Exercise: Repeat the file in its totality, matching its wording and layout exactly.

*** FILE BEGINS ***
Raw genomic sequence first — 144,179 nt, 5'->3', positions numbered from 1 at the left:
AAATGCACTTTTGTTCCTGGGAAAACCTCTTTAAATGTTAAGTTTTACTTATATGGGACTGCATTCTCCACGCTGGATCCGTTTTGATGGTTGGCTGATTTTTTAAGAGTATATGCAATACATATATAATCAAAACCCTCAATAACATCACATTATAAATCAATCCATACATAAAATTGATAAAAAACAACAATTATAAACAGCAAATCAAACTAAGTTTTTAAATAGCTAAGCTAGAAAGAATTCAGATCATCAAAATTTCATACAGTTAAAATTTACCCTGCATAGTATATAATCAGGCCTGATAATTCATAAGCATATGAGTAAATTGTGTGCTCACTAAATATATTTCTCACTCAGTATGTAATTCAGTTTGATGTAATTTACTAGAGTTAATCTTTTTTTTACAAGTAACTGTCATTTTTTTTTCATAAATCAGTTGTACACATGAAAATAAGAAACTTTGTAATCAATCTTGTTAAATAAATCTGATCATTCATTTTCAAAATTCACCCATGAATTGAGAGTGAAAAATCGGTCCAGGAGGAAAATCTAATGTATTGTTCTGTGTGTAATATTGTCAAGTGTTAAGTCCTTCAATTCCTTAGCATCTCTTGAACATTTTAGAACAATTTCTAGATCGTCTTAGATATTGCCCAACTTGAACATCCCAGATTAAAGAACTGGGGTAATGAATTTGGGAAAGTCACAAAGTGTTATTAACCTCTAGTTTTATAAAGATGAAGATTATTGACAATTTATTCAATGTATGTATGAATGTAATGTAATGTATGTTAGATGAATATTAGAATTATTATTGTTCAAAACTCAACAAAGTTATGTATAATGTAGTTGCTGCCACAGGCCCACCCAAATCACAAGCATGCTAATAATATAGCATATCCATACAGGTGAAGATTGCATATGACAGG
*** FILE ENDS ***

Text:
Raw genomic sequence first — 144,179 nt, 5'->3', positions numbered from 1 at the left:
AAATGCACTTTTGTTCCTGGGAAAACCTCTTTAAATGTTAAGTTTTACTTATATGGGACTGCATTCTCCACGCTGGATCCGTTTTGATGGTTGGCTGATTTTTTAAGAGTATATGCAATACATATATAATCAAAACCCTCAATAACATCACATTATAAATCAATCCATACATAAAATTGATAAAAAACAACAATTATAAACAGCAAATCAAACTAAGTTTTTAAATAGCTAAGCTAGAAAGAATTCAGATCATCAAAATTTCATACAGTTAAAATTTACCCTGCATAGTATATAATCAGGCCTGATAATTCATAAGCATATGAGTAAATTGTGTGCTCACTAAATATATTTCTCACTCAGTATGTAATTCAGTTTGATGTAATTTACTAGAGTTAATCTTTTTTTTACAAGTAACTGTCATTTTTTTTTCATAAATCAGTTGTACACATGAAAATAAGAAACTTTGTAATCAATCTTGTTAAATAAATCTGATCATTCATTTTCAAAATTCACCCATGAATTGAGAGTGAAAAATCGGTCCAGGAGGAAAATCTAATGTATTGTTCTGTGTGTAATATTGTCAAGTGTTAAGTCCTTCAATTCCTTAGCATCTCTTGAACATTTTAGAACAATTTCTAGATCGTCTTAGATATTGCCCAACTTGAACATCCCAGATTAAAGAACTGGGGTAATGAATTTGGGAAAGTCACAAAGTGTTATTAACCTCTAGTTTTATAAAGATGAAGATTATTGACAATTTATTCAATGTATGTATGAATGTAATGTAATGTATGTTAGATGAATATTAGAATTATTATTGTTCAAAACTCAACAAAGTTATGTATAATGTAGTTGCTGCCACAGGCCCACCCAAATCACAAGCATGCTAATAATATAGCATATCCATACAGGTGAAGATTGCATATGACAGG